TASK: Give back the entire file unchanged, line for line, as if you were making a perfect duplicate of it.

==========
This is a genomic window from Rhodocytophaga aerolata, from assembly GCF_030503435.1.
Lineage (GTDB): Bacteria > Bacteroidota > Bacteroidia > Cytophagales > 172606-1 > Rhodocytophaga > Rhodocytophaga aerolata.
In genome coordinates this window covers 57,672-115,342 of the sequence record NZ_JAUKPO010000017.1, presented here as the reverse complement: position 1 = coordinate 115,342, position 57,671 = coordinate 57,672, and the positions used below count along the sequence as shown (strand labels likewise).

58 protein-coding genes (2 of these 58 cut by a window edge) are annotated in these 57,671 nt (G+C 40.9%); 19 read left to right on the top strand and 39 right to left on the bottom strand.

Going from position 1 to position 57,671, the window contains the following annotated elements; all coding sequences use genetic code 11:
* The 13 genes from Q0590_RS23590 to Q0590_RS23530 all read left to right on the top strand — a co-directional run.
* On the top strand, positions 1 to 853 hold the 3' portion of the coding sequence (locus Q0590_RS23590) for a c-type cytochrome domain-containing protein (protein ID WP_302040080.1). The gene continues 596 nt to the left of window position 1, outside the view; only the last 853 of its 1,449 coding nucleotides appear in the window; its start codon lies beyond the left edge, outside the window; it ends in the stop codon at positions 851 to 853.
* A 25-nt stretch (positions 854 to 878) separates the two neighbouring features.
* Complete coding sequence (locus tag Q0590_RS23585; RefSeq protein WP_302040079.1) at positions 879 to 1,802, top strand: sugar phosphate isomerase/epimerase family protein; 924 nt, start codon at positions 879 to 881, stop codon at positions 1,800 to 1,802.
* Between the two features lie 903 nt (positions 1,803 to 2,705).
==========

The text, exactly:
This is a genomic window from Rhodocytophaga aerolata, from assembly GCF_030503435.1.
Lineage (GTDB): Bacteria > Bacteroidota > Bacteroidia > Cytophagales > 172606-1 > Rhodocytophaga > Rhodocytophaga aerolata.
In genome coordinates this window covers 57,672-115,342 of the sequence record NZ_JAUKPO010000017.1, presented here as the reverse complement: position 1 = coordinate 115,342, position 57,671 = coordinate 57,672, and the positions used below count along the sequence as shown (strand labels likewise).

58 protein-coding genes (2 of these 58 cut by a window edge) are annotated in these 57,671 nt (G+C 40.9%); 19 read left to right on the top strand and 39 right to left on the bottom strand.

Going from position 1 to position 57,671, the window contains the following annotated elements; all coding sequences use genetic code 11:
* The 13 genes from Q0590_RS23590 to Q0590_RS23530 all read left to right on the top strand — a co-directional run.
* On the top strand, positions 1 to 853 hold the 3' portion of the coding sequence (locus Q0590_RS23590) for a c-type cytochrome domain-containing protein (protein ID WP_302040080.1). The gene continues 596 nt to the left of window position 1, outside the view; only the last 853 of its 1,449 coding nucleotides appear in the window; its start codon lies beyond the left edge, outside the window; it ends in the stop codon at positions 851 to 853.
* A 25-nt stretch (positions 854 to 878) separates the two neighbouring features.
* Complete coding sequence (locus tag Q0590_RS23585; RefSeq protein WP_302040079.1) at positions 879 to 1,802, top strand: sugar phosphate isomerase/epimerase family protein; 924 nt, start codon at positions 879 to 881, stop codon at positions 1,800 to 1,802.
* Between the two features lie 903 nt (positions 1,803 to 2,705).